That’s a sharp turnaround from three years ago, when New Mexico’s permanent fund investments ranked at the bottom among public funds nationally, said spokesman Charlie Wollmann.
After pay-to-play scandals under former Gov. Bill Richardson, the SIC was reconstituted, ushering in far-reaching changes in asset management, oversight and transparency.
In the past two years, the council has fired more than a dozen underperforming investment managers and reallocated about $7 billion in assets to new managers hired through bidding processes.
Internal management of investments has been cut from about 40 percent of assets to less than 10 percent today, Wollmann said.
Under Gov. Susana Martinez, who chairs the council, the SIC also has improved transparency, providing live webcasting of meetings and publishing most reports online for public access.
“We’ve gone from one of the worst in the country in public fund performance in 2009 to one of the top-quartile funds in year-over-year returns,” Wollmann said.
Annual distributions from the permanent funds account for about 15 percent of the state’s operating budget, according to the SIC. The land grant and severance tax funds have distributed nearly $1.5 billion in the last two years.
Looking at year-to-date returns for the first nine months of 2012, Land Grant Fund performance ranked second in the nation, Wollmann said.
Overall, the state’s permanent funds have grown by $2.3 billion since September 2011, from $13.7 billion to $16 billion.
Deputy State Investment Officer Vincent Smith credited reforms in SIC management practices for higher returns.
“We’re already seeing most areas of the portfolio improve as a result of structural changes and new manager hires,” Smith said. “One SIC success story is the restructured bonds portfolio, which has generated more than $125 million in returns above the benchmark in the last 12 months.”
Regarding investment strategy, the council is shifting from volatile stock markets to other types of income-producing assets, such as real estate, timber and infrastructure.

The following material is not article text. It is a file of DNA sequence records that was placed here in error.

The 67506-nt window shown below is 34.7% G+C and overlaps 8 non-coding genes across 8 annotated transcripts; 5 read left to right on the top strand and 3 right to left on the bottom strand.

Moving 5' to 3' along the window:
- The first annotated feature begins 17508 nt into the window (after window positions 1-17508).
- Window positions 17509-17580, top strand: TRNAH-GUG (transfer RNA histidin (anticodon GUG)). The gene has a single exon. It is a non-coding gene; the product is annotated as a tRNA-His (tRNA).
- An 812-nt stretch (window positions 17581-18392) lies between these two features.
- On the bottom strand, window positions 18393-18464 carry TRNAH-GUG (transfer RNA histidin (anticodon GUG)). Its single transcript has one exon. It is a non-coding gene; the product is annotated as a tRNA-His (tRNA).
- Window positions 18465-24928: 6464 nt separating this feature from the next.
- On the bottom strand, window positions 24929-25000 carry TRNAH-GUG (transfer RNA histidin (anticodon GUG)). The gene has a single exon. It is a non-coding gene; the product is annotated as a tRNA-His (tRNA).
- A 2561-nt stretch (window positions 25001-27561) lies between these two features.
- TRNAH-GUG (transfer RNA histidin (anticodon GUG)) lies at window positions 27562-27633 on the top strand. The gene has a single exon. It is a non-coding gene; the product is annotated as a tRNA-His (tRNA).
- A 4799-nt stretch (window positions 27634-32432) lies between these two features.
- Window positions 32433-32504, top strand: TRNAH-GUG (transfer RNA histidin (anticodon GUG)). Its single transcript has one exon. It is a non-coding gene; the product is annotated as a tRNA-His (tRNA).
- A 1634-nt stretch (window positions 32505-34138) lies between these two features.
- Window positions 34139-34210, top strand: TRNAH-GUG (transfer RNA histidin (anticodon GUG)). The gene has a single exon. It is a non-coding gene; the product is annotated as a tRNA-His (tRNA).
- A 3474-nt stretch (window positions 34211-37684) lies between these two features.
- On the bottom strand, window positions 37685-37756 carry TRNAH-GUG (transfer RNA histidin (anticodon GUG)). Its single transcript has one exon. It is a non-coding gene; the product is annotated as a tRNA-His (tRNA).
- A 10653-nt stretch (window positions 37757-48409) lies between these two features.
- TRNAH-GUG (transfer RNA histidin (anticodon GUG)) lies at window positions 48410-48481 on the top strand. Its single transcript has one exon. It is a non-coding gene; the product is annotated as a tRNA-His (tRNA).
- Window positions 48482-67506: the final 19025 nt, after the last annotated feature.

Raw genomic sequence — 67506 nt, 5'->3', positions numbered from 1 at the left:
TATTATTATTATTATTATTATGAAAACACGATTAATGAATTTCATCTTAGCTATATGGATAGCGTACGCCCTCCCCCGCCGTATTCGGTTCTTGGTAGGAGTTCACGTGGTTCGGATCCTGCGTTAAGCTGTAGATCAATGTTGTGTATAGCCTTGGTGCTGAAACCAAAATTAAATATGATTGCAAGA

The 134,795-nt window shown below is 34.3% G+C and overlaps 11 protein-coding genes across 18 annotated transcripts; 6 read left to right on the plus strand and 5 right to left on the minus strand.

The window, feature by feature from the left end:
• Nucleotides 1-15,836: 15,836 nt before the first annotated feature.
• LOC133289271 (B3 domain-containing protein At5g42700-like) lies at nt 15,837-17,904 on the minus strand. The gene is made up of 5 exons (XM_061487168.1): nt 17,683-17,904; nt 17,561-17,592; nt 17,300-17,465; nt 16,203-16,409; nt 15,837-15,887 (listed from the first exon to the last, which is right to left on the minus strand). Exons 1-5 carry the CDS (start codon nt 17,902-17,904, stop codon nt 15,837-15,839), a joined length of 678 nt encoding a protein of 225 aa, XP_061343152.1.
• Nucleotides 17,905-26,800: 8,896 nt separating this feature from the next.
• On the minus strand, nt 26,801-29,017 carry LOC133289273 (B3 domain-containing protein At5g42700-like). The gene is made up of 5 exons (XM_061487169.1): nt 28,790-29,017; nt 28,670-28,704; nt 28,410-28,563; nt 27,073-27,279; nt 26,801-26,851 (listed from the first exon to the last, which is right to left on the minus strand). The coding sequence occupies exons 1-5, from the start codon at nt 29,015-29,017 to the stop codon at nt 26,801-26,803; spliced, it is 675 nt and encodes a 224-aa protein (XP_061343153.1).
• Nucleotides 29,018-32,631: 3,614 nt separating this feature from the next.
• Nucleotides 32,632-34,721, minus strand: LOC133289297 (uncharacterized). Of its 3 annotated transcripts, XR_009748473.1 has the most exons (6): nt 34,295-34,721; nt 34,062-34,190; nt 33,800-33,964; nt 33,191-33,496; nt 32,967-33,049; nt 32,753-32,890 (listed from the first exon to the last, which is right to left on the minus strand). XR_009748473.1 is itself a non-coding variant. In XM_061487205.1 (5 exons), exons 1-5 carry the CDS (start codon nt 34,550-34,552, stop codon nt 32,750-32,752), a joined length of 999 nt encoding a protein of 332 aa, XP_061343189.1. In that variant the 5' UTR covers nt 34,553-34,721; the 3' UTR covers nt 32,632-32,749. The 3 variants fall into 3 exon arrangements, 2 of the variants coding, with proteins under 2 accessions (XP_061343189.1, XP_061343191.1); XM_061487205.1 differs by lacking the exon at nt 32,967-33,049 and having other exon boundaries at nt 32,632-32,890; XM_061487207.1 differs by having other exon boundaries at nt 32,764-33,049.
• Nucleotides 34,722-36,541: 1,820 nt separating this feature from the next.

“In the current market and in future years, we feel that will benefit the state and the permanent funds,” Wollmann said. “We don’t want to be ‘yo-yoing’ with the markets, although some exposure is important, because you get real returns there.”
The council also set up audit, oversight and investment committees to provide closer scrutiny of decisions and engagement with staff.
“The council now approves any contract over $50,000, and it regularly reviews reports,” Wollmann said. “Council members look at several hundred pages of investment material every month.”
Notwithstanding improvement in short-term returns of one to three years, long-term performance of five to 10 years has only moderately improved since 2009, remaining in the lower third quartile nationwide.
But that’s still a significant improvement from 2009, when long-term performance ranked in the bottom fourth quartile, said Doug Brown, dean of the University of New Mexico’s Anderson School of Management.
Brown served as a council member and as SIC vice chairman until last March, when he resigned.
“We’re seeing all-around superior performance by folks on the council,” Brown said. “They’re doing their homework and taking their job seriously.”
The Land Grant Fund accounts for most of the permanent funds, with $11 billion in assets. The SIC also manages the Severance Tax Permanent Fund, with $4 billion in assets, plus a water trust fund, a tobacco fund and some state client money.
— This article appeared on page A1 of the Albuquerque Journal